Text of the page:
perks, none of which materialized, even after he won, and won in grand style with
a World Record Military Press of 381. Thinking that he was going to be rewarded
with tickertape parades, testimonial dinners and the like Doug was bitterly
disappointed upon his return to Canada and for a while thought about giving up
completely . But, he still had to support himself, even though he was single . He
turned to the one avocation that he had at hand that he could showcase his size
and strength- Pro Wrestling. Unfortunately, while his size, strength and
achievements were perfectly suited for the “squared circle”, his personality was
not. Hepburn‟s inherent shy nature was the antithesis for a role as a brash
professional wrestler, and deep down inside he disliked violence with a passion
having refused many times a variety of jobs as a bouncer or similar „heavy „ role.
Equally fond of music, Hepburn tried for a while to actually make his living as a
nightclub singer with moderate success. It seemed no one in Canada, or the
world for that matter cared about The World Weightlifting Champion and holder
of a slew of , the unofficial records in Powerlifting. No one.

He then sunk into a spate of depression that involved alcoholism, experimenting
with LSD, Eastern Mysticism, and near homelessness. Battling back
courageously form this disease, he became an advocate for healthful living and
developed a line of special supplements. He never had a lot of money and would
often live in the back of whatever gym he was working in, but he never gave up .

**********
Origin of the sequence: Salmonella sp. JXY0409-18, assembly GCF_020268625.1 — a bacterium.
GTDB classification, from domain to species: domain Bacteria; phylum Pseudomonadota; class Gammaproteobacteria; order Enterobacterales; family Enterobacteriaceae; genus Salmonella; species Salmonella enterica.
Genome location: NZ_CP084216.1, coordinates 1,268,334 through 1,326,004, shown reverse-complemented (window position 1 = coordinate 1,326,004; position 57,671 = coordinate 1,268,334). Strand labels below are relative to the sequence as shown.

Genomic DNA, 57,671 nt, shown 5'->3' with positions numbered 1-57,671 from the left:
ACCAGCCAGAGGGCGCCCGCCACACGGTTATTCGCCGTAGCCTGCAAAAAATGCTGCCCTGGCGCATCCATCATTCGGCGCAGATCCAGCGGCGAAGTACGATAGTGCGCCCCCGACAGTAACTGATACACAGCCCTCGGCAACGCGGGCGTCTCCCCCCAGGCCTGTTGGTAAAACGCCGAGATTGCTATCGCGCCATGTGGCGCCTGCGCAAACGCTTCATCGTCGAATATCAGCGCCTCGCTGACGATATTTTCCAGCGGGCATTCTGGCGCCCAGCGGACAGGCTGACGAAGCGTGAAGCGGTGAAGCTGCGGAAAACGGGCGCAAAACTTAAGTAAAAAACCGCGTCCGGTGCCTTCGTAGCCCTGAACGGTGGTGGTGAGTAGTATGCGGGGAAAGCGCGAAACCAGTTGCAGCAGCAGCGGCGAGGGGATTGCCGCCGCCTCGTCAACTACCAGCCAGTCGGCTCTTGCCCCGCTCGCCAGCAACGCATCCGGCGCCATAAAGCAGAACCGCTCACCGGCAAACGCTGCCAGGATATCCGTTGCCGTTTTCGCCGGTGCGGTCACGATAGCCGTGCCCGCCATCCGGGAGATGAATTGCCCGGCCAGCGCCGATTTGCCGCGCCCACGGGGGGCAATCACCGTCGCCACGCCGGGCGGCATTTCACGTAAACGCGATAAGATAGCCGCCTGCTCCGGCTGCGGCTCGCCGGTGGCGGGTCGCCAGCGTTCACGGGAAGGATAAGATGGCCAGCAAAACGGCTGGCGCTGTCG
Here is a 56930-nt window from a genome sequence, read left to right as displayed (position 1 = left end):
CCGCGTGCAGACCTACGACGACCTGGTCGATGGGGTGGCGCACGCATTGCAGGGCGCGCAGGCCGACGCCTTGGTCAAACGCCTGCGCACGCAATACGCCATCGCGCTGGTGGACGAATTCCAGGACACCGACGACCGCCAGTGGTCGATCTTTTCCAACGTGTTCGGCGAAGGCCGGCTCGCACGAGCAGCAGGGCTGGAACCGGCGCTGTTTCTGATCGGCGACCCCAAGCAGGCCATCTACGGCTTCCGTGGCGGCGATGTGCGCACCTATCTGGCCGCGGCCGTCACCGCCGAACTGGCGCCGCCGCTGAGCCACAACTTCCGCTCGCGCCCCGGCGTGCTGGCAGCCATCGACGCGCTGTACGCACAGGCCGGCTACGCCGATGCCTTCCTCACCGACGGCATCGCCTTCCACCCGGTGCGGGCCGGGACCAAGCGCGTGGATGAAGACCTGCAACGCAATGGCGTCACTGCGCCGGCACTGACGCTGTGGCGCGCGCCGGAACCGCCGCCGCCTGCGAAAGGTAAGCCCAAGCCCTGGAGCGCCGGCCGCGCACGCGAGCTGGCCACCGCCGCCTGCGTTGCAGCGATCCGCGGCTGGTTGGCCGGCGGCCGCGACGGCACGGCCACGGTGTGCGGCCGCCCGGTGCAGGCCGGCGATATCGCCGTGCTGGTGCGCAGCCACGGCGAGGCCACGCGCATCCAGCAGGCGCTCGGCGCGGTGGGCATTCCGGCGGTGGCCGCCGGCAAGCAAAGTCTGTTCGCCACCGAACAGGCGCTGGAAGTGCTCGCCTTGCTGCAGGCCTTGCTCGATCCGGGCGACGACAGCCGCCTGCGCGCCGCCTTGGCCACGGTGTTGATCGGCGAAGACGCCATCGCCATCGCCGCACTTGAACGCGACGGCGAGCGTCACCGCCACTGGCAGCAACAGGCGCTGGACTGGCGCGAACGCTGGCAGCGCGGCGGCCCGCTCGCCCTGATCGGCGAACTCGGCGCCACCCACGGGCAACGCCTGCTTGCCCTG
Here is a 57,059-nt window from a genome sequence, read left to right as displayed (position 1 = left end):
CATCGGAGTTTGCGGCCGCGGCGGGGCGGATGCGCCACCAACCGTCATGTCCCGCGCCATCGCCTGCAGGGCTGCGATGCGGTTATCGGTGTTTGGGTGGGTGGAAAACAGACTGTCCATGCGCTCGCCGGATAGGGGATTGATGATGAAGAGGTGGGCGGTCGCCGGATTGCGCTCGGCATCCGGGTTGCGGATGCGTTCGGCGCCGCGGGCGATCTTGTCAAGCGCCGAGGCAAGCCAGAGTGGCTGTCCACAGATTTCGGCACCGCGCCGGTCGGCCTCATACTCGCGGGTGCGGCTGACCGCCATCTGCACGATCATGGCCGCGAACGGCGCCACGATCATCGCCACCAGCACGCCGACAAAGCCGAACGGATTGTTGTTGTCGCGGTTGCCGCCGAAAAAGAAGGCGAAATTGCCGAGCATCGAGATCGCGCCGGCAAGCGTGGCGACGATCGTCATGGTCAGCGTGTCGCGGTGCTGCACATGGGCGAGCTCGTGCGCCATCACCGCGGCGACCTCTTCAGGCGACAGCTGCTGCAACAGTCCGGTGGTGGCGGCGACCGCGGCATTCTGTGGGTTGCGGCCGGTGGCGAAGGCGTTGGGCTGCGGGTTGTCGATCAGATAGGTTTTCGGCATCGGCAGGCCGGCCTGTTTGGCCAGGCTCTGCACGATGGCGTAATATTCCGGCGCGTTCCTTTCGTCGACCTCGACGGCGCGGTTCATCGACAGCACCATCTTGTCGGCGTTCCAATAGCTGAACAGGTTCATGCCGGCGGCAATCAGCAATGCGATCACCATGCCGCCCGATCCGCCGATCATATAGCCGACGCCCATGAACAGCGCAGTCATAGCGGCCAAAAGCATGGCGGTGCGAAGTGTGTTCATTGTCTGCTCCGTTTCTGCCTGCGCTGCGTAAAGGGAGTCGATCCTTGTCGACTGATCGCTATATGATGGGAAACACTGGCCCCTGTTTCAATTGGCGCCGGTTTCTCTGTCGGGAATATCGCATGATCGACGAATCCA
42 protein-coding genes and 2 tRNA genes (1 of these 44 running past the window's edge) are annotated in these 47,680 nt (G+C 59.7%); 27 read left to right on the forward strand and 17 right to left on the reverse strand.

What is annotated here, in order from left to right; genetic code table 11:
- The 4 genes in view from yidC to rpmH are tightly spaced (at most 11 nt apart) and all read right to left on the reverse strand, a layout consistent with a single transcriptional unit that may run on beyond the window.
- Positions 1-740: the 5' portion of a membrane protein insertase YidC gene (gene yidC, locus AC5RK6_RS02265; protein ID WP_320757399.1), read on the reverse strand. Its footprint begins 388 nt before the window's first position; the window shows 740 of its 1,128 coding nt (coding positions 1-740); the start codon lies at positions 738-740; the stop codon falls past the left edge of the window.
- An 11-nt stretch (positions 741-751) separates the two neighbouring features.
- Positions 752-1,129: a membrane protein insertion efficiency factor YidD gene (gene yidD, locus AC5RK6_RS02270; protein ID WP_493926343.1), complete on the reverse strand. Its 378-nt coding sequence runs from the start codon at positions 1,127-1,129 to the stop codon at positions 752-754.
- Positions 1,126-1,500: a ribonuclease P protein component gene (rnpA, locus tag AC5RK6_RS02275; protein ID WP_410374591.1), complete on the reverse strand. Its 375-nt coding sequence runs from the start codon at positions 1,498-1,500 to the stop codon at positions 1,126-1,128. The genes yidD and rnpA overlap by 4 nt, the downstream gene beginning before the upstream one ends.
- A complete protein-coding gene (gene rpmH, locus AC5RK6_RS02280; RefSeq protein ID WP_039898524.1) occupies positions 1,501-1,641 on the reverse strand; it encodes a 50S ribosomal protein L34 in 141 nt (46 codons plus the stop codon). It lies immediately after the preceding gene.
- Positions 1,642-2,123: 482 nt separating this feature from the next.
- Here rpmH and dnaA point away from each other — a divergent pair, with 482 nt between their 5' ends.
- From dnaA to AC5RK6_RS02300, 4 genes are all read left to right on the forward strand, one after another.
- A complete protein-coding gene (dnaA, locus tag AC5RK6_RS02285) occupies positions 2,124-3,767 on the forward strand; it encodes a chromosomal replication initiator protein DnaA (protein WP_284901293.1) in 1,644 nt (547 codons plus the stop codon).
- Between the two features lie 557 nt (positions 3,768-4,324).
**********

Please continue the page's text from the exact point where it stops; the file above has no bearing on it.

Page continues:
Doug developed a line of exercise machines and was even awarded a US Patent
but never seemed to break the ceiling when it came to financial success. When
he wa sin his mi-50‟s he attempted to make a comeback as a lifter and managed
to Full Squat ( again with no equipment or drugs) 600 for 8 reps and One Arm
Military Press 170 lbs. He died in relative obscurity in 2000 , and precious few
Canadians were even aware of his demise . The fact is, Doug Hepburn marched
to the tune of his own troubled drummer, and was never one to neatly fit into a
mold for the media. Even his traiing flew in the face of established norms. His
system deserves a look even today, as it involves long, patient cycles with a “big
picture” approach ( i.e. 1-2 years) planning cycles, relatively low reps ( 1-3 for
„Power‟ and 5 reps for “pump”) and a handful of very simple exercises: The
Bench Press, Squat, Deadlift, Two Arm Curl, Military Press, Barbell Row, and
High Pull with variants of these exercises. He was a true radical in the days were
most weight trainees were told that the 3x8-10 routine was the be all and end all
of all training methodologies. Remember, he was an Olympic Lifter Only by
public pressure- but in his heart and soul, he was always a POWERLIFTER- a
true Pioneer …

Doug Hepburn believed in Simplicity- in Training, Life and in Thought. His
simplistic, single minded approach to life probably cost him a lot of unearned
accolades, friends, a family which he never had and a tremendous amount of
money, but he was truly one of kind How many others do we know today, and in
our past who are like Hepburn- societal outcast from early days who used the
embrace of the Barbell for lifelong comfort and self esteem? May his memory
never fade….




To Powerlifting History, Past Present and Future



Ron Fernando

Chicago, Il

www.ronfernando.com